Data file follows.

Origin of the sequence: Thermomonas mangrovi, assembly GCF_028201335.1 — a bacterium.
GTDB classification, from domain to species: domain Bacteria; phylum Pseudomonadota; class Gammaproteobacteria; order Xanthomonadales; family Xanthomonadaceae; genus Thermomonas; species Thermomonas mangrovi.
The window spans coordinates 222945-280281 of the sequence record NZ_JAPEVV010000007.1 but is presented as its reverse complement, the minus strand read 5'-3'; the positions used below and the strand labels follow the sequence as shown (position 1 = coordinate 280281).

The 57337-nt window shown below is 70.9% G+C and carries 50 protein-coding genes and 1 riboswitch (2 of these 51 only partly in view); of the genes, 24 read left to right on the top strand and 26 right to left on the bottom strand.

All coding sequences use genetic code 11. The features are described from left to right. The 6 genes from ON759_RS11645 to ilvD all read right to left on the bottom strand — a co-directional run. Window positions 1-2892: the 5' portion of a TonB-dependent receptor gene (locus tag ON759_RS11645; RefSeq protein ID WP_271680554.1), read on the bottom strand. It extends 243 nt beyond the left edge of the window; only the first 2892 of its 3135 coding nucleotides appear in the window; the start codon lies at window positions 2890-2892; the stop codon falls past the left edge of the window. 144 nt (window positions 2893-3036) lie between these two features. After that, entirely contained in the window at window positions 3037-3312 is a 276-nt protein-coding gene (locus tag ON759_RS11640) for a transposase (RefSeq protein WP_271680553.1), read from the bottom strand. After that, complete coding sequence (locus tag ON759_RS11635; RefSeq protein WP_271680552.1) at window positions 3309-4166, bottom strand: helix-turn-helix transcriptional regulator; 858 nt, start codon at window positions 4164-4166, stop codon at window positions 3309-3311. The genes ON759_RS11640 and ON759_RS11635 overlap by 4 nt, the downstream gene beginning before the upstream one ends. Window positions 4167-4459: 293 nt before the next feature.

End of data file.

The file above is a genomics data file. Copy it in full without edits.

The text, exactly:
Origin of the sequence: Thermomonas mangrovi, assembly GCF_028201335.1 — a bacterium.
GTDB classification, from domain to species: domain Bacteria; phylum Pseudomonadota; class Gammaproteobacteria; order Xanthomonadales; family Xanthomonadaceae; genus Thermomonas; species Thermomonas mangrovi.
The window spans coordinates 222945-280281 of the sequence record NZ_JAPEVV010000007.1 but is presented as its reverse complement, the minus strand read 5'-3'; the positions used below and the strand labels follow the sequence as shown (position 1 = coordinate 280281).

The 57337-nt window shown below is 70.9% G+C and carries 50 protein-coding genes and 1 riboswitch (2 of these 51 only partly in view); of the genes, 24 read left to right on the top strand and 26 right to left on the bottom strand.

All coding sequences use genetic code 11. The features are described from left to right. The 6 genes from ON759_RS11645 to ilvD all read right to left on the bottom strand — a co-directional run. Window positions 1-2892: the 5' portion of a TonB-dependent receptor gene (locus tag ON759_RS11645; RefSeq protein ID WP_271680554.1), read on the bottom strand. It extends 243 nt beyond the left edge of the window; only the first 2892 of its 3135 coding nucleotides appear in the window; the start codon lies at window positions 2890-2892; the stop codon falls past the left edge of the window. 144 nt (window positions 2893-3036) lie between these two features. After that, entirely contained in the window at window positions 3037-3312 is a 276-nt protein-coding gene (locus tag ON759_RS11640) for a transposase (RefSeq protein WP_271680553.1), read from the bottom strand. After that, complete coding sequence (locus tag ON759_RS11635; RefSeq protein WP_271680552.1) at window positions 3309-4166, bottom strand: helix-turn-helix transcriptional regulator; 858 nt, start codon at window positions 4164-4166, stop codon at window positions 3309-3311. The genes ON759_RS11640 and ON759_RS11635 overlap by 4 nt, the downstream gene beginning before the upstream one ends. Window positions 4167-4459: 293 nt before the next feature.